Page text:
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Book Review: Midnight Falcon by David Gemmell

September 28th, 2020 by Jane Turner

I received an electronic copy of Midnight Falcon by David Gemmell as part of a Random Things Blog Tour. Midnight Falcon is reissued by Transworld Publishers.

 

Blurb:Cover Art for Midnight Falcon

They called him Bane the Bastard – though none said it to his face.

Born of treachery, his name a curse, he grew up among the warriors of the Rigante. They valued his skills in war, but they feared the violence in his heart.

And when, as a Wolfshead and Outlaw, he left Rigante lands, they breathed sighs of relief.

But Bane would return, the destiny of the Rigante in his hands, the fate of the world resting on his skills with a blade.

 

My Thoughts:

Bane. Born of Connavar and his first love, illegitimate and unacknowledged. Named by his mother for what she sees as the pinnacle of her life’s disappointments. Bane quickly comes to despise his father and, through his actions in the Rigante tribe, causes Connavar to force him into exile.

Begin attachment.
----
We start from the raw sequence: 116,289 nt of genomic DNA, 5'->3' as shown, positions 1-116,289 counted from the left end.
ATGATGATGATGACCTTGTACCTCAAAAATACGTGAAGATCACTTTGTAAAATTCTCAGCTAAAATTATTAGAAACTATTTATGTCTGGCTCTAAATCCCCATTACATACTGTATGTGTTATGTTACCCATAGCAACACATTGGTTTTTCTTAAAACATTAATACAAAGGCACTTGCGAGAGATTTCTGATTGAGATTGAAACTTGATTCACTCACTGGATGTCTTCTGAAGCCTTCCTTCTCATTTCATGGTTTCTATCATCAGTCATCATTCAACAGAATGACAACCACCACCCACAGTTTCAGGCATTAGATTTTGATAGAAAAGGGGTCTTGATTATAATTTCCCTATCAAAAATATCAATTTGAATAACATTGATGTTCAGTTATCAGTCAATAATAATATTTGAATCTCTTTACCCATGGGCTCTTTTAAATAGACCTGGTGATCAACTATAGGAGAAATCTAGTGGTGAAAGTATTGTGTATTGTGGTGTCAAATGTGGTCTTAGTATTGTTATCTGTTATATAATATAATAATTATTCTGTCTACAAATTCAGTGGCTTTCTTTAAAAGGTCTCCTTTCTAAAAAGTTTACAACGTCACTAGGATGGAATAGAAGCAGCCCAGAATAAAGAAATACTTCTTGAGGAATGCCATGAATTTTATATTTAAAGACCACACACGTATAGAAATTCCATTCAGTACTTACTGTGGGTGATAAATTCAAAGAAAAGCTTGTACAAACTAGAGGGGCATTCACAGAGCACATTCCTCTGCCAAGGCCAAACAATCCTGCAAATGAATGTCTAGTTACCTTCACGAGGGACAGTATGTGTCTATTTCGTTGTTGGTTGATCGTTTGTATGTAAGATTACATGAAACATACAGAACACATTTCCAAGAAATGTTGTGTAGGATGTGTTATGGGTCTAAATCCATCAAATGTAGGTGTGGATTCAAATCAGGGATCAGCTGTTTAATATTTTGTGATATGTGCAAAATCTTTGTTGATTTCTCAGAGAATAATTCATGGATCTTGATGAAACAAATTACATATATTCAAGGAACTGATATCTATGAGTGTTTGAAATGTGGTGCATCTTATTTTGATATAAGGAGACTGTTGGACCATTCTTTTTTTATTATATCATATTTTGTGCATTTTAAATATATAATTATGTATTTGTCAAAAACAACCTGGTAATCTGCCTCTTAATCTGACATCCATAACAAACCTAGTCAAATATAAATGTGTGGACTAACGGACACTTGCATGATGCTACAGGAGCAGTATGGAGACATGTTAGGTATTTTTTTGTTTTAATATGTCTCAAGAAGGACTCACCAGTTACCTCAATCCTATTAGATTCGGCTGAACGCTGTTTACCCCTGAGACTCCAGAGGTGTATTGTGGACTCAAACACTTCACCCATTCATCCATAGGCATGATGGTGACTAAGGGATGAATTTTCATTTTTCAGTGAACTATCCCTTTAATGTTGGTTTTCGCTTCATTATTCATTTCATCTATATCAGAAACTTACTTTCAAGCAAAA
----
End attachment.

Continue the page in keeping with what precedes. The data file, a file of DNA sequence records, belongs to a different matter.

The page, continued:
So, Bane heads to the Stone lands. There he falls in love, only to watch her destroyed by a Stone Knight. Vowing vengeance, he joins a circus as a gladiator, his sole aim to meet this Knight in combat and get revenge for his love.

But, as always, things are not so easy. And war looms large.

This book once again proves Gemmell’s mastery of heroic fantasy. Lots of action inside and outside the arena, and even a little sorcery in parts. Set 20-odd years after the events in Sword in the Storm, Gemmell fills in the backstory a little at a time – but in such a way that Midnight Falcon can easily be read as a standalone. (Though you’ll want to be reading the others soon after, I think!)

Interestingly, this story includes religion – the Crimson Priests seeming like the Spanish Inquisition, with all it’s violence and treachery. And, of course, an ‘underground’ religion which preaches love and peace.

The comparisons to Rome/The Celts are far more obvious in this book than the first. Gemmell’s alternate history stands up, though; the details and characters he creates are believable, relatable and totally enthralling.

Midnight Falcon is a pleasure to read again and again.

 

Rating: 4.5/5

 

About the Author: David Gemmell

David Andrew Gemmell (1 August 1948 – 28 July 2006) was a bestselling British author of heroic fantasy. A former journalist and newspaper editor, Gemmell had his first work of fiction published in 1984. He went on to write over thirty novels.

Best known for his debut, Legend, Gemmell’s works display violence, yet also explore themes of honour, loyalty and redemption. With over one million copies sold, his work continues to sell worldwide.

 

 

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